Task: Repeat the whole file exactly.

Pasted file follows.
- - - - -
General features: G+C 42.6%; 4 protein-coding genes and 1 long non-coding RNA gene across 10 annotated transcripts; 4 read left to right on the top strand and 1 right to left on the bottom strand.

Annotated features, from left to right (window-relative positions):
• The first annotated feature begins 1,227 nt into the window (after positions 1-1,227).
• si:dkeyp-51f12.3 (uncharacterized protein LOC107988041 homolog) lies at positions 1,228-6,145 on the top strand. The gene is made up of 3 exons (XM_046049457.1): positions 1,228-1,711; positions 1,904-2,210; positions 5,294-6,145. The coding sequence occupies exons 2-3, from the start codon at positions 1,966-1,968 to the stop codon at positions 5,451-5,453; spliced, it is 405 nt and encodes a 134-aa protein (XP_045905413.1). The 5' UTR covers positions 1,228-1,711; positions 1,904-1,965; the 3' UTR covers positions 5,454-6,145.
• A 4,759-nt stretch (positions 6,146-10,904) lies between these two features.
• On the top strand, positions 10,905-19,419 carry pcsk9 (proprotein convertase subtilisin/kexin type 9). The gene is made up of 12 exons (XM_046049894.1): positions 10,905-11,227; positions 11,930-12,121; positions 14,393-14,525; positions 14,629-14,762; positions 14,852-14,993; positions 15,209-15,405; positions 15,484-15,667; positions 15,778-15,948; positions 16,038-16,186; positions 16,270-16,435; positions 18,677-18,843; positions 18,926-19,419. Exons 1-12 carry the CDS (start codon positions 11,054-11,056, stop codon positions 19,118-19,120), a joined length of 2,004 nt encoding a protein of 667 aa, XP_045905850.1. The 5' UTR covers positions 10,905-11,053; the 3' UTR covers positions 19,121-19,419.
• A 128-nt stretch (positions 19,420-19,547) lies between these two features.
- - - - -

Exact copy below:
General features: G+C 42.6%; 4 protein-coding genes and 1 long non-coding RNA gene across 10 annotated transcripts; 4 read left to right on the top strand and 1 right to left on the bottom strand.

Annotated features, from left to right (window-relative positions):
• The first annotated feature begins 1,227 nt into the window (after positions 1-1,227).
• si:dkeyp-51f12.3 (uncharacterized protein LOC107988041 homolog) lies at positions 1,228-6,145 on the top strand. The gene is made up of 3 exons (XM_046049457.1): positions 1,228-1,711; positions 1,904-2,210; positions 5,294-6,145. The coding sequence occupies exons 2-3, from the start codon at positions 1,966-1,968 to the stop codon at positions 5,451-5,453; spliced, it is 405 nt and encodes a 134-aa protein (XP_045905413.1). The 5' UTR covers positions 1,228-1,711; positions 1,904-1,965; the 3' UTR covers positions 5,454-6,145.
• A 4,759-nt stretch (positions 6,146-10,904) lies between these two features.
• On the top strand, positions 10,905-19,419 carry pcsk9 (proprotein convertase subtilisin/kexin type 9). The gene is made up of 12 exons (XM_046049894.1): positions 10,905-11,227; positions 11,930-12,121; positions 14,393-14,525; positions 14,629-14,762; positions 14,852-14,993; positions 15,209-15,405; positions 15,484-15,667; positions 15,778-15,948; positions 16,038-16,186; positions 16,270-16,435; positions 18,677-18,843; positions 18,926-19,419. Exons 1-12 carry the CDS (start codon positions 11,054-11,056, stop codon positions 19,118-19,120), a joined length of 2,004 nt encoding a protein of 667 aa, XP_045905850.1. The 5' UTR covers positions 10,905-11,053; the 3' UTR covers positions 19,121-19,419.
• A 128-nt stretch (positions 19,420-19,547) lies between these two features.